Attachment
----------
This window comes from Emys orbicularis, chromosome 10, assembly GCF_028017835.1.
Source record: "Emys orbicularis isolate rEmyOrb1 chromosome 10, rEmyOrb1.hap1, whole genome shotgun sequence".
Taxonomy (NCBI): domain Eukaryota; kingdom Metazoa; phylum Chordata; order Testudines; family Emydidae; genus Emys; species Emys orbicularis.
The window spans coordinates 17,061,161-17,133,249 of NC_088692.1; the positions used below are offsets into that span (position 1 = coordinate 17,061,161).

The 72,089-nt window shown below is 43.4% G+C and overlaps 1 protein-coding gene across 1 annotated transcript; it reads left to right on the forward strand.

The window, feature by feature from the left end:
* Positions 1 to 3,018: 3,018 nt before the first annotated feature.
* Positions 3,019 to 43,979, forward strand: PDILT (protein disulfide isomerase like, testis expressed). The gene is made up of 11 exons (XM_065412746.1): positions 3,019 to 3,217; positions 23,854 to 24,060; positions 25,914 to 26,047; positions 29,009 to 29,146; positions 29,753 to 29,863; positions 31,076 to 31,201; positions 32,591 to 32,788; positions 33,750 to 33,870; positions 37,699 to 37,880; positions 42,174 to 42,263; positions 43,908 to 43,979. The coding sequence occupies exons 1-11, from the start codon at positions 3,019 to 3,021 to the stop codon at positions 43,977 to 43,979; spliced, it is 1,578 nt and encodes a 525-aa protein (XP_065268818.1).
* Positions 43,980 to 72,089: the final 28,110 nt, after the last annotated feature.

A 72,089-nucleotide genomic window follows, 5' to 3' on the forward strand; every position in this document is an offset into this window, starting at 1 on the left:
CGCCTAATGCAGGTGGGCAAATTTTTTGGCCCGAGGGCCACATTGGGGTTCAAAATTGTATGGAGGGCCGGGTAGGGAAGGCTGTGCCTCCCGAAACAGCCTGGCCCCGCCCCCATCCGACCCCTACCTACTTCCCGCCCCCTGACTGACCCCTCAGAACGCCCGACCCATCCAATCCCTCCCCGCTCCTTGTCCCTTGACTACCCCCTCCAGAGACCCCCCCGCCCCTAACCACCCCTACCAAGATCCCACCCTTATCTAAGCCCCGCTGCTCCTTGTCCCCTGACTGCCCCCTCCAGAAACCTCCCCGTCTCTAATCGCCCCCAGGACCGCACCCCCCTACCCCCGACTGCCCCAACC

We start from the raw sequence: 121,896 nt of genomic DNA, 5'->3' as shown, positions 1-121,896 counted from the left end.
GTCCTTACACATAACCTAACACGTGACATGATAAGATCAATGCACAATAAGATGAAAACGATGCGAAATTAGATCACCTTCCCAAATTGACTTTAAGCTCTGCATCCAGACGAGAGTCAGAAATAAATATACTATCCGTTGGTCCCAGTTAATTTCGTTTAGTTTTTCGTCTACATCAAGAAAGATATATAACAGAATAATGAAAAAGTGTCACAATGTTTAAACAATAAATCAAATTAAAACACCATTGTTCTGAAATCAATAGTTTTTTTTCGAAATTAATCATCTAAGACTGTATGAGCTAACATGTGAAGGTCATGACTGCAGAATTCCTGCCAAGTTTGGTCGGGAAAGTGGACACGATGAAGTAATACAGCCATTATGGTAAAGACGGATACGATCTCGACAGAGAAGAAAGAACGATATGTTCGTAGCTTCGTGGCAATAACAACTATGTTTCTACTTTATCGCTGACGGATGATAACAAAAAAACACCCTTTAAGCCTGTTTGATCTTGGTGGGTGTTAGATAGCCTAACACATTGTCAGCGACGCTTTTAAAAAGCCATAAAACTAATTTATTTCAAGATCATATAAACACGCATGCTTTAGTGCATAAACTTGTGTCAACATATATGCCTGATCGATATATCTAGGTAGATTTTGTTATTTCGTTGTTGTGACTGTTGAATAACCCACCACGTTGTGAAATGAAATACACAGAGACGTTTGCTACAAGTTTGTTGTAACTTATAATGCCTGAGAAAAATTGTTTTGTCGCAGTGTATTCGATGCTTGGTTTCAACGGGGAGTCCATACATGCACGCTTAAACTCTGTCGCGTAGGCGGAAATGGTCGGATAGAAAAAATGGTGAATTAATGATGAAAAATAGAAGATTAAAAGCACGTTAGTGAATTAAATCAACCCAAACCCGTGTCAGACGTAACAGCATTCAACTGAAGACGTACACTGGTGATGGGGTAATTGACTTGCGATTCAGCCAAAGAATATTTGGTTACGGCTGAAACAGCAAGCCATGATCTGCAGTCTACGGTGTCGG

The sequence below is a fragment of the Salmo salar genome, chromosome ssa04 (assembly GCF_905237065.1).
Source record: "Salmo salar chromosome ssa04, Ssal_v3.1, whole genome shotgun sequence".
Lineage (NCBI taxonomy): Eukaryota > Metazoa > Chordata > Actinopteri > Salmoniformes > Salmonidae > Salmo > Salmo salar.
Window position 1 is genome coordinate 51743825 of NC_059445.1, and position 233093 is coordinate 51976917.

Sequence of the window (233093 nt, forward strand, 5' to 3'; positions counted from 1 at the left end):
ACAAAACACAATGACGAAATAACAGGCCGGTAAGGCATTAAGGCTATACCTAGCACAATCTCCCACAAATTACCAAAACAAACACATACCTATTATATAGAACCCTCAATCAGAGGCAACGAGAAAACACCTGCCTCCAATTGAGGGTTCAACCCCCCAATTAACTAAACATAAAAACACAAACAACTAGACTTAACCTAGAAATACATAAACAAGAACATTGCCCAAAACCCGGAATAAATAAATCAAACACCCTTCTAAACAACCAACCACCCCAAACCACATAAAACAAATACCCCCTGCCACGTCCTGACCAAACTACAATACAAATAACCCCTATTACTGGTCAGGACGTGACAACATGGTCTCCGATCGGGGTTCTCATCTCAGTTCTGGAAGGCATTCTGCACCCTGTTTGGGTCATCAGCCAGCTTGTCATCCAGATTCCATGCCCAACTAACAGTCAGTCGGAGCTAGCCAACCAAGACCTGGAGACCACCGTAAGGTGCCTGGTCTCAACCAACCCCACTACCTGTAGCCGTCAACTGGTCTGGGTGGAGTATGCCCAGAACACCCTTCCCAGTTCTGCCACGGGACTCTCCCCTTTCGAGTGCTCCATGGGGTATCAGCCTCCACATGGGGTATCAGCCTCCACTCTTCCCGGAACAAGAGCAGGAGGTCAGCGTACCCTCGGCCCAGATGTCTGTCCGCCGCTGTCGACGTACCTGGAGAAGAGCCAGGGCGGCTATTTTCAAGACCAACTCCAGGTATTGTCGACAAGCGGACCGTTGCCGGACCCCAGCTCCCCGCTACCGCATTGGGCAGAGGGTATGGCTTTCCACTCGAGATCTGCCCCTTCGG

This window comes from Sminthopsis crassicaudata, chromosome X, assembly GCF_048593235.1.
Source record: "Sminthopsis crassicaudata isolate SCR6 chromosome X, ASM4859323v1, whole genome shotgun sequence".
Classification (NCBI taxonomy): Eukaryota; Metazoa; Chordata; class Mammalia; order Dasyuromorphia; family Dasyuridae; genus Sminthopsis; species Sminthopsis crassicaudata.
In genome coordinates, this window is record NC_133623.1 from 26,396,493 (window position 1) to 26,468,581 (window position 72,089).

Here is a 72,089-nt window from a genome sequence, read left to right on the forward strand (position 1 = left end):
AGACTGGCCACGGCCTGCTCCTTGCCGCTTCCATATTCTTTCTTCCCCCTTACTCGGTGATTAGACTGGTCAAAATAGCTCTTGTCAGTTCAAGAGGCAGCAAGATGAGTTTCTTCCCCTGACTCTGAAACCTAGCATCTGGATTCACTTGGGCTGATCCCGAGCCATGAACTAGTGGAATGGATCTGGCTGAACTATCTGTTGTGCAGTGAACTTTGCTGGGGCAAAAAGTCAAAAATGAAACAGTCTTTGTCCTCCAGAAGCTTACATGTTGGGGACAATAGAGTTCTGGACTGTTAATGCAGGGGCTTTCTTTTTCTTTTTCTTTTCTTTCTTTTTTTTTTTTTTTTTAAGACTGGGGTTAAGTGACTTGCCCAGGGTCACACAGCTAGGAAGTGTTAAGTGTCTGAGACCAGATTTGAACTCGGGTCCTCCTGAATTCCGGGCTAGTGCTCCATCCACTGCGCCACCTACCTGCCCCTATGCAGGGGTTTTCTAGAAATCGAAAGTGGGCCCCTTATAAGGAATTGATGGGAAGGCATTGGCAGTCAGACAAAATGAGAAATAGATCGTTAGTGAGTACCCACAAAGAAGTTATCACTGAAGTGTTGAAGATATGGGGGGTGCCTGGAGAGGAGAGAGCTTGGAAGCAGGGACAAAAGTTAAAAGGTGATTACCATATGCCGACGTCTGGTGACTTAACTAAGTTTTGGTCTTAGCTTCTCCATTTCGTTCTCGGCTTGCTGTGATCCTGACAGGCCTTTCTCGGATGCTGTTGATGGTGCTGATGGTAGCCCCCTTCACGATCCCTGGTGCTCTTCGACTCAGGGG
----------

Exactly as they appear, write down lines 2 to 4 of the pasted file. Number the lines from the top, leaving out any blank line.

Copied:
Source record: "Emys orbicularis isolate rEmyOrb1 chromosome 10, rEmyOrb1.hap1, whole genome shotgun sequence".
Taxonomy (NCBI): domain Eukaryota; kingdom Metazoa; phylum Chordata; order Testudines; family Emydidae; genus Emys; species Emys orbicularis.
The window spans coordinates 17,061,161-17,133,249 of NC_088692.1; the positions used below are offsets into that span (position 1 = coordinate 17,061,161).